Lethbridge Herald, The (Newspaper) - January 16, 1975, Lethbridge, Alberta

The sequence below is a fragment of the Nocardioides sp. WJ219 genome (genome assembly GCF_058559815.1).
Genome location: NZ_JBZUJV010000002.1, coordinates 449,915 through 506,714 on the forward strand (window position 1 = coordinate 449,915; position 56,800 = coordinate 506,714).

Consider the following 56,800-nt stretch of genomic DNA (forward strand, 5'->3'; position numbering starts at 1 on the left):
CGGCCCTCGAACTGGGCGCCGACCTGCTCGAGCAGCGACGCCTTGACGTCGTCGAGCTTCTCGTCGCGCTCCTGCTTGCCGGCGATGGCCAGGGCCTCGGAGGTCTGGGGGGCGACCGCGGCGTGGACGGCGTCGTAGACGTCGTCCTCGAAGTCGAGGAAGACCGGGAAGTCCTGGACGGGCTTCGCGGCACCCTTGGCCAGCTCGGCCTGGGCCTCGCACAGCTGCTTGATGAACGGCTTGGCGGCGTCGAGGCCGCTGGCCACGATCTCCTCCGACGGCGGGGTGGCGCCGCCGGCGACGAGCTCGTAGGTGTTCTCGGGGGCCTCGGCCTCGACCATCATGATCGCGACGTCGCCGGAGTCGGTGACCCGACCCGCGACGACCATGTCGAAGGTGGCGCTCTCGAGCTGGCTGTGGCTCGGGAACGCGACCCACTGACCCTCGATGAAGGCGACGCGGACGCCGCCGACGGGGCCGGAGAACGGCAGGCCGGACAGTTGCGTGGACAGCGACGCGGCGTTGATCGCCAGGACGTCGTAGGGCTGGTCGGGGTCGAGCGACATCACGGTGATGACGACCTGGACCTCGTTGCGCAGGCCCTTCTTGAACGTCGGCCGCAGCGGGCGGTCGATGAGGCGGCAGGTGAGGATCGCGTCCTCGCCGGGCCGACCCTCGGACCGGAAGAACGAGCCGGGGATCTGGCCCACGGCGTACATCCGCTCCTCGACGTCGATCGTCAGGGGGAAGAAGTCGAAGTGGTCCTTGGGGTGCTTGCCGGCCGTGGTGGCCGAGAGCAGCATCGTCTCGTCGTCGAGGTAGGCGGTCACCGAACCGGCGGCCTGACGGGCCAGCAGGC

Thursday, January 16, 1975 THE LETHBRIDGE HERALD 17 Warner tax plan watered down WARNER (Staff) The Warner County council Tues- day discussed hard hitting Cables to replace bridge rails CARDSTON (Staff) The Cardston Municipal District Council agreed to the use of guard rails on bridge approaches. Cables are to be used in place of the rails, which trap snow, according to Coun. Ken Woolford. The road to Waterton Dam has been plugged twice already this winter, according to Coun. Bryan Smith of Hillspring. The energy resources conservation board informed council oil wells may now be located 100 feet from boun- daries and road allowances. District Agriculturist D. L. Steed told council a brief from the entire council would receive better attention than individual briefs at the Jan. 30 land use forum at Lethbridge. Council advised the Alberta Association of Municipal Districts and Counties com- mittee studying rural assess- ment and taxation that it wants this committee to take a hard look at small holdings. Council agrees small holdings should not be exempted as farm land feedlot operations for example. The secretary said the president of the Alberta Association of Rural Ad- ministrators sits on this com- mittee. Council learned that Ross Uibel of Mountain View, owner of a sheepskin coat manufacturing plant, is appealing a decision by the Oldman River Regional Planning Commission that a private road serving several lots, all owned by Mr. Uibel and his father, must become a public access to complete sub- division proceedings. Mr. Legge noted there have been 227 applications for government guaranteed loans totalling more than for the provincial cow calf loan program. "That is only our said Mr. Legge. "You have got to think of 50 others throughout the province." The secretary noted there were no development permit applications for council's con- sideration. The provincial planning director informed council by letter ,that no development permits be issued by council where a proposed subdivision was going to be involved. "If a subdivision were turned down there could be a said the secretary. "We should keep this in mind for future use." Coun. Victor Pittman has_ tentative plans to attend the' Disaster Services Act annual meeting Jan. 23 and 24 at the Palliser Hotel at Calgary. taxation proposals but finally watered down a suggestion to a committee of the Alberta Association of Municipal Districts and Counties. It said that "this council would like to see something done in the way of improving the assess- ment policy." "It doesn't mean said Coun. Victor Pittman after his fellow councillors shot down some of his hard line proposals. Said Deputy Reeve Jim Blackmer of Coutts: "It's a real tough nut to crack. I don't know how we are going to sit here and get too much impor- tance into it. It will be pretty hard to come up with something that would have as much going for it as against it." Council also reaffirmed that commercial feedlot operators are not paying their fair share of taxes. "Feedlots are a big item I said Coun. Don Christensen. Coun. Pittman's idea, aban- doned after a long probing dis- cussion, was that "lands that may come under sprinkler irrigation in the near future" be assessed at a higher rate. "The point I am getting at is that assessment should be set according to the actual value that the land acrues as the years go said Coun. Pitt- man. But Deputy Reeve Blackmer said there would be difficulties in assessing "the potential value" of land. "Say fora section of grazing land if you took a close look at it, you would find that some of it could be agricultural land. Under your method, it would be assessed as agriculture land even though it was not broken said Deputy Reeve Blackmer. But Coun. Elda Mueller said his idea is already in effect. "Our native pasture is assess- ed the same as the quarter that is farmed. I don't know what they do if they go out and assess a lot of range land." "The only true value of any land is what it will sell for said Coun. Pittman. "If I hold a piece of land on which has recently been found a potential for water, and I am not irrigating because I can't afford it. My neighbor is. His assessment has been raised. Mine hasn't because I intend to sell out next year. My land should be assessed higher (because of its poten- But Coun. Marvin Dahl said just the opposite actually happens. Farmers who intend to sell acquire the .water rights to increase the value of the land. "If he is going to sell out next year it would be to his ad- vantage to acquire the water agreed the deputy reeve. Council also decided that assessing the potential value of land would force small operators out of business. Their land would be taxed higher but they would not always be able to afford ex- pensive irrigating equipment to realize the potential of the land. CHARTER PROGRAM TO BRITAIN AND EUROPE NOW GOVERNMENT APPROVED BOOK YOUR Overseas Charters NOW WITH... Weekly de- partures to London from April 7th through Oct. 13th. Your choice of 1, 2, 3, 4, 5 or 6 weeki. Brethren called 'second-class citizens' Brief calls for end to Hutterite expansion Line's end Its the end of the line. According to maps CP rail track running into Wardlow ends there. The Wardlow General Store, service station and post office is downtown Wardlow. Across the street is a bulk oil and gas station owned by the same man who owns the general store. The only other building standing is a house. Council orders photographs WARNER (Staff) The Warner County council Tues- day approved a suggestion by Coun. Don Christensen that a photographer be engaged to take group photographs of the present council and the one that sat prior to the Oct. 16, 1974, election. Council approved Coun. Vic- tor Pittman'.s motion that "for this year we do not hold an annual ratepayers' meeting." Council decided to hold a sale of properties three years in arrears in taxes. It will be held in late March. There was no tax sale last year. Council learned that Stewart Skeith of New Dayton is not eligible to sit on the southern area recreation board as he resides in the northern .area. Another representative will be sought. be informed the county will use about the same amount of crude oil this year as it purchased last year for its road program. Chris Hansen is the delegate to the United Farmers of Alberta Co operative annual meeting, council learned. Council decided not to appoint its own delegate as entitled, being a UFA member. Council decided to renew its membership in the Hudson Bay Route Association at a fee. The association endeavors to enlighten Parlia- ment on the value of the Port of Churchill for moving grain. Council decided not to order baler twine from the depart- ment of agriculture. "I don't think as a council we want to be involved in selling at a retail said Coun. Marvin Dahl of Raymond. Ray Jensen treating and sell- ing fence posts from a small plant at Raymond. He does not contravene any fire zoning bylaws because the county has Koch Oil Company Ltd. will Council had no objection to none. Council will discuss a possi- ble increase in councillor fees when it discusses employee wages generally, and when a full council is present. Council decided to purchase a truck for the use of its utilities officer, Wes Wolowid- nyk. He is now receiving 14 cents a mile for mileage on tthe job and this barely pays expenses, let alone replace his own truck, he said. The county agriculture ser- vice board budget of was approved. It is higher than last year. An appreciation night for former councillor Ed Pittman will be held Jan. 31 in the Elks Hall at Milk River. By D'ARCY RICHARD Herald District Editor WARNER A strongly anti Hutterite brief, prepared by the Warner County agricultural development committee Tuesday received almost unanimous support from county councillors. It is a joint brief from Warner and Lethbridge coun- ties and the Taber Municipal District agricultural develop- ment committees. Coun. Victor Pittman said the communal land holdings question should be left in the hands of political groups. The reeve and two councillors were absent. But John Moreland of1 the committee won general, point by point, support for the brief which will be presented to the Alberta land use forum hear- ing at Lethbridge at 9 a.m. Jan. 30 in the Exhibition pavilion. The brief urges that Hutterites voluntarily give an undertaking pledging no further expansion; failing this, that the government place an immediate freeze on all expansion of Hutterite holdings until after the land use forum report has been presented to the Alberta legislature, and that the ad- visory committee on com- munal property expansion be disbanded immediately. "Has your cpmmittee attempted any survey that would give a comparison between Hutterite and Cana- dian corporation increased asked Coun. Pitt- man. "It seems to me that this would be a relevant study." CORPORATE THREAT "I don't quite get the point you are getting said Mr. Moreland. said Coun. Pitt- man, "the communal people will take the attitude the increased holdings of Cana- dian corporations are every bit as'mueh of a threat (to the family farm) as the holdings of the communal He said some farm corpora- tion holdings are larger than communal properties. Mr. Moreland summed up his feelings on Hutterite land acquisition as follows: "The real problem, as I see it, the fellow who is farming beside the colony another piece of land comes up beside him. If he could get this quarter or half secion, that would make a real nice unit. He is taking part in com- munity activities. The Hutterites come along, maybe they buy those two sections. That cuts him out. Maybe he can' carry on forever. But maybe he can't. So eventually he is going to have to sell. Who is going to buy it? There is only one logical answer, that has to be to the guy who owns all the rest of it. Because if this guy can't make it on that section, the other (non Hutterite) guy can't come in and do it." Said Coun. "I think' this is the work of politics. It should be done through our political organizations. The county council, to give an opinion, it's not our work as ad- ministrators." But Mr. Moreland said, "I think, as county councillors, you are politicians. You are elected by the people of the County of Warner." "If this is right, don't forget who we said Coun. Pittman. "All of the people." Absent from the discussion were Reeve J. H. Otto, and councillors Murray Holt and W. Jay Snow. The rest of the council had no quarrel with the brief. They listened as one member of the agricultural develop- ment committee, formed to look over farm loan applications, said: 'SECOND CLASS' "I feel that they (Hutterites) are second class -citizens. I feel that in order to be a first class citizen, you must serve on county and school boards, you should be on the chamber of commerce. I think we should be interested in first class citizens in Alber- ta, rather than second class citizens." Another committee member said he wasn't dis- criminating against Hutterites, he just wanted them 40 miles from here because Warner has enough of them now. Said Mr. Moreland: "We are not asking the Hutterites to be assimilated. Nor that any land be taken away from them, simply that they don't expand any further in concentrated areas. All we are asking is the concentra- tion of Hutterites stop in the counties of Warner and Lethbridge." LIMIT LEGAL? Committee members also asked if the 40 mile limit, provided by the repealed com- munal property act, could be reinstated now ..that the Alberta Human Rights Act is in effect. "Now that we have the Human Rights Act, is the communal property act con- stitutional or asked one committee member. Coun. Don Christensen said "it could be put back." He wondered if a "way around this bill of rights" would be a freeze on land sales to Hutterites in the same sense that the government froze development permits on the eastern slopes of the Rockies. "I wonder if we aren't within our rights on this." MAP UNDERWAY He is preparing a map show- ing Hutterite holdings in the county, said to be one full division. Coun. Elda Mueller of Wrentham suggested "maybe we don't publicize the other side of this we have lost schools and are losing even more." "It is the Hutterites who are asking for special con- sideration, in their said Coun. Leif Trockstad. But while the committee and council questioned whether Hutterites have land rights as citizens, or whether, in the words of one committee member "They are the brief seeks to protect rights of other landowners. "We should proceed with caution toward any intrusion with land ownership rights." The brief questions the 10 foot reserve along creek beds. Access to lakes and lakeshores must be carefully controlled so farmers and ranchers will have irrigation and livestock watering rights. Other points made by the tentative brief: Some means must be found to encourage young people to remain in agriculture or return from the cities to the land. Farm Credit Corporation and the Alberta Agriculture Development Corporation loans may have to be adjusted due to pressures of inflation on the one hand and competition provided by Hutterites and foreign owned interests on the other hand. Educational opportunities in smaller communities must be expanded. This would help preserve agriculture as a way of life. RECREATION PLAN The brief encouraged recreation on agricultural land but a program should be instituted to education recreationists on landowners' rights. More use must be made of the railroads so that prime farm land won't be taken to widen highways and for the construction of new roads. The brief urges expansion of irrigation systems in preference to the use of fer- tilizers in dryland areas. It called for control on land acquisition by npn Canadians through taxation, rather than legislation, measures. ART WILLIAMS TRAVEL Centre Village Mall Phont 327-3201 costs no more to make ______your travel arrangements through us.